The German Silence on Israel, and Its Cost

Omri Boehm in the New York Times:

ScreenHunter_1062 Mar. 10 15.32Look at the media in nearly any country on any given day and you will find that there is no shortage of opinions on Israel and its policies. So when a respected public figure declines to share his own, it’s worth taking note.

In an extensive interview given in 2012 to the Israeli daily Haaretz, the German philosopher Jürgen Habermas was asked for his opinion about Israeli politics. His answer was that while “the present situation and the policies of the Israeli government” do require a “political kind of evaluation,” this is not “the business of a private German citizen of my generation.” (my emphasis).

The reluctance of German intellectuals to speak critically about Israel is, of course, understandable. Many would agree that refusing to comment in this case is only appropriate — German responsibility for the crimes of the Holocaust would make it so. Evidently, Habermas’s silence speaks for many other intellectuals, including ones who belong to younger generations.

Still, the problem with Habermas’s answer to Haaretz and the stance it represents is that, in fact, Habermas is not much of a private German citizen at all: when the quintessential public intellectual seeks refuge in privacy; when the founder of a branch of philosophy called discourse ethics refuses to speak, there are theoretical and political consequences. Silence here is itself a speech act, and a very public one indeed.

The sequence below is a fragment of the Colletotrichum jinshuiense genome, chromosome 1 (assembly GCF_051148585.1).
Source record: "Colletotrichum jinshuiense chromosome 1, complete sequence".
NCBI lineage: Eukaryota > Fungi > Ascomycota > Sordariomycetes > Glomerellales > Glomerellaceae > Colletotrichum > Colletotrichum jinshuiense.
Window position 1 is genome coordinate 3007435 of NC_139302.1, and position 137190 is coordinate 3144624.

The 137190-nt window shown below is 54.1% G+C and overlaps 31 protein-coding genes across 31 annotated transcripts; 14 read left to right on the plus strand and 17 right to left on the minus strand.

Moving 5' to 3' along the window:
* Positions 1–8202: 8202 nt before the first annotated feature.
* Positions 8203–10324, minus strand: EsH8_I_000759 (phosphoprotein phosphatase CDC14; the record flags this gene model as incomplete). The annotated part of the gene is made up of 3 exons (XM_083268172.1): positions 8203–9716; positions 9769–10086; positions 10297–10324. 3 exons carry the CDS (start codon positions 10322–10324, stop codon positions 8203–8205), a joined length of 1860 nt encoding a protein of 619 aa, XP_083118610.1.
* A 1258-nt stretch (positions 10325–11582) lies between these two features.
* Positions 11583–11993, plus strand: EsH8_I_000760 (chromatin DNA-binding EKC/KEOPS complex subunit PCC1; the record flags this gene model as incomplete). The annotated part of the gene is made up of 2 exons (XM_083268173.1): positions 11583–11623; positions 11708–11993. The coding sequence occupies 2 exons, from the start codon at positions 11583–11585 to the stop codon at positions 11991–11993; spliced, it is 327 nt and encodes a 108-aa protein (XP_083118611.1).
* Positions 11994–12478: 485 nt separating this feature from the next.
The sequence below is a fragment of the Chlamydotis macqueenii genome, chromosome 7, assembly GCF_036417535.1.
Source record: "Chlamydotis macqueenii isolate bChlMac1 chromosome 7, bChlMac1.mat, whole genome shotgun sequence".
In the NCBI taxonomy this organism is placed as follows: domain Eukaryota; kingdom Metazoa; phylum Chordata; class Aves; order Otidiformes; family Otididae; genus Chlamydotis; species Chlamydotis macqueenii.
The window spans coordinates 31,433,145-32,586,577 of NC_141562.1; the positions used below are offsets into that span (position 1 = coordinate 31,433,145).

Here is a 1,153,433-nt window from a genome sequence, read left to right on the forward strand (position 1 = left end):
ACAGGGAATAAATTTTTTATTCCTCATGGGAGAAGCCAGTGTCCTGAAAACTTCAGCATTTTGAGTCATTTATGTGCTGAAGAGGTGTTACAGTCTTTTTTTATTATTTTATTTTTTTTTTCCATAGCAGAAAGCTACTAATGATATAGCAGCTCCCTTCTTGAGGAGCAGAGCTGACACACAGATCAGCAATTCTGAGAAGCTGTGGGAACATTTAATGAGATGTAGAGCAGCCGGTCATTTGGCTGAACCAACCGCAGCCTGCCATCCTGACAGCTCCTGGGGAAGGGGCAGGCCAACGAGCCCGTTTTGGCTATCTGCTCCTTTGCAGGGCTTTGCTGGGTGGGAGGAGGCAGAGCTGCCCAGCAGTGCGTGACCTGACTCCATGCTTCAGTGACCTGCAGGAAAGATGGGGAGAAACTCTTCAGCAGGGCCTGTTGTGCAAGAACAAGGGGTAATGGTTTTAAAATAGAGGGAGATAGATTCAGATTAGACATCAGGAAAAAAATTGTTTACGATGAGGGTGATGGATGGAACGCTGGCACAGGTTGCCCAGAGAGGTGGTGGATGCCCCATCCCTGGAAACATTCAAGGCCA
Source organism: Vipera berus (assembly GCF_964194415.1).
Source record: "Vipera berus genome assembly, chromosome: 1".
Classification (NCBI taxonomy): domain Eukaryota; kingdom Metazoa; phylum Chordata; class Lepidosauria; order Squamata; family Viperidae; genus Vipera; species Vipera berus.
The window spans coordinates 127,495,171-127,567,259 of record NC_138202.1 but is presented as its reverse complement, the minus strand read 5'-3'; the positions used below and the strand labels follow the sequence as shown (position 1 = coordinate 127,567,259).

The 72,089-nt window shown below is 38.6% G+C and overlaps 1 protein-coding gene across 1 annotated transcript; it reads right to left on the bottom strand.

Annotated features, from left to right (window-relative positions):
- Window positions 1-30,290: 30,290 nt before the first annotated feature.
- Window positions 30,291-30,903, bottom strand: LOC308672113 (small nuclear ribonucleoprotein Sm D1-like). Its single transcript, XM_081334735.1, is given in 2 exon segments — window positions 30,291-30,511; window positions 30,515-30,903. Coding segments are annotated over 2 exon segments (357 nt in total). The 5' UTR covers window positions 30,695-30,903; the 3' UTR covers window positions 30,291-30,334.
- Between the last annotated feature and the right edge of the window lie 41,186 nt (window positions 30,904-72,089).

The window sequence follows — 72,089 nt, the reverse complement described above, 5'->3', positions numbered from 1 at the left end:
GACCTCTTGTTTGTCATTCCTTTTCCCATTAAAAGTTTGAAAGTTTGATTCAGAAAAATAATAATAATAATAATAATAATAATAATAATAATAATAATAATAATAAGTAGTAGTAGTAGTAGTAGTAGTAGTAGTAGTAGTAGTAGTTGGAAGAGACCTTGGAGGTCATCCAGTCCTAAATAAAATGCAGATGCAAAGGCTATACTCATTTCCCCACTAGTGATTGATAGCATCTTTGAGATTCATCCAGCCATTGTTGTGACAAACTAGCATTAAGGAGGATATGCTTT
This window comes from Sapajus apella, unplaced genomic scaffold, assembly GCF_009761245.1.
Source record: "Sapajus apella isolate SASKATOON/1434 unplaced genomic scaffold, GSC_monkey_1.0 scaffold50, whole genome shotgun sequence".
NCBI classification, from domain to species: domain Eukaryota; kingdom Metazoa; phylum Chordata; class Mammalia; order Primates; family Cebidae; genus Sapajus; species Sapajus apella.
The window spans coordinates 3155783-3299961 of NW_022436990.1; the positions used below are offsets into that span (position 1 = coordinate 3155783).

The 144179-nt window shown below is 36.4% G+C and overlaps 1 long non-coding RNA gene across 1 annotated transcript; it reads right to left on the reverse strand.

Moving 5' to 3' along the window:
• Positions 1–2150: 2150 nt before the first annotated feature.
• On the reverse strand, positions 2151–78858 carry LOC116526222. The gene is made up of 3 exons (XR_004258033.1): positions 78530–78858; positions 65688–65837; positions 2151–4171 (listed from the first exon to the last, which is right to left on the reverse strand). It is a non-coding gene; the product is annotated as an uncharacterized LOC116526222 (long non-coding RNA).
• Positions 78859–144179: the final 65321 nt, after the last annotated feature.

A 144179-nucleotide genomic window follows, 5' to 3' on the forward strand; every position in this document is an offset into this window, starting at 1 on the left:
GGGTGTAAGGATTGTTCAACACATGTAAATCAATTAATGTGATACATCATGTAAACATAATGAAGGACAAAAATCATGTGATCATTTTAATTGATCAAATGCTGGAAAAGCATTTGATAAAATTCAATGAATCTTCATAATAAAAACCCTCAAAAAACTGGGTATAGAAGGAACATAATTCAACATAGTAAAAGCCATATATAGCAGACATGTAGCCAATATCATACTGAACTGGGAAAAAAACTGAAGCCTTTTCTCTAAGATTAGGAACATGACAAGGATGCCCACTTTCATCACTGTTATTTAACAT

In order to understand the meaning of this silence, it is necessary to go back to Kant’s concept of enlightenment. In his well-known essay from 1784 — “What Is Enlightenment?” — Kant defines enlightenment as “man’s emergence from his self-incurred immaturity,” a process of growing up that consists in finding the “courage” to think for oneself. That does not mean, however, to think by oneself, or alone. On the contrary, Kant insists that using one’s “own understanding” is possible only through a “public use of one’s reason,” in at least two interrelated ways.

More here.